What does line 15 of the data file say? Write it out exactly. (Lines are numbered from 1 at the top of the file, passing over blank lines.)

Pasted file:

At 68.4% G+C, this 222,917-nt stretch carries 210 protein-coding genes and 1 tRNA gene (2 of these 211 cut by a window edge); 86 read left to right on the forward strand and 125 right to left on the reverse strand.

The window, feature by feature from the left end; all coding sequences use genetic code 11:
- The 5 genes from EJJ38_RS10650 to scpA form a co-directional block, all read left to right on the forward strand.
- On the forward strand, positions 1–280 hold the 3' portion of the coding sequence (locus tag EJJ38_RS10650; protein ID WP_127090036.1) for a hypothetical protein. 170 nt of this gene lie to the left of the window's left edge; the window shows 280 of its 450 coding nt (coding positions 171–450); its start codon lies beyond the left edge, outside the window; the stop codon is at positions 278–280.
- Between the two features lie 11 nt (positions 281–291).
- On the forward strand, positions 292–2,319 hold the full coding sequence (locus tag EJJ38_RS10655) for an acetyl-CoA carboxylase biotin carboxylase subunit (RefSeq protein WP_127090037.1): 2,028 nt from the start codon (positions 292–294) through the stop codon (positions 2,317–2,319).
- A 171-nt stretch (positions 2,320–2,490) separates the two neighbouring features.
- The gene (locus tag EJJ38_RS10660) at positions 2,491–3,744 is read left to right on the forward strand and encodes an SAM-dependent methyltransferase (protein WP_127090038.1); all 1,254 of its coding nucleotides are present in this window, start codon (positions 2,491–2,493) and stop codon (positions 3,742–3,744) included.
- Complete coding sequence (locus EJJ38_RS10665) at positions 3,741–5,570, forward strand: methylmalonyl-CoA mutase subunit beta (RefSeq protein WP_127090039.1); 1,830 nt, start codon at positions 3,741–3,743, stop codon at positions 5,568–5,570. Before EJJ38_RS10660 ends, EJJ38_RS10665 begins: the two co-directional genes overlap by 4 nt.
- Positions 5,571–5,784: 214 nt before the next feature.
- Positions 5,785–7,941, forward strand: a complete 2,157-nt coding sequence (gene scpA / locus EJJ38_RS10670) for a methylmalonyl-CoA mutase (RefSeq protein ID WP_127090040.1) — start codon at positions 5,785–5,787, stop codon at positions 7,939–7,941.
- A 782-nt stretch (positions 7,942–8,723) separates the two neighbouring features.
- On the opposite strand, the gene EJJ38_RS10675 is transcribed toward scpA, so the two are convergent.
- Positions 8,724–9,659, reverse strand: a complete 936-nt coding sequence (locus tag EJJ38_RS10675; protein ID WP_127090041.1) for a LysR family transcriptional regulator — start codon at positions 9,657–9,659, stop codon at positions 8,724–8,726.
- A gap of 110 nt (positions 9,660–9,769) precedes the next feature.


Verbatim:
- A gap of 110 nt (positions 9,660–9,769) precedes the next feature.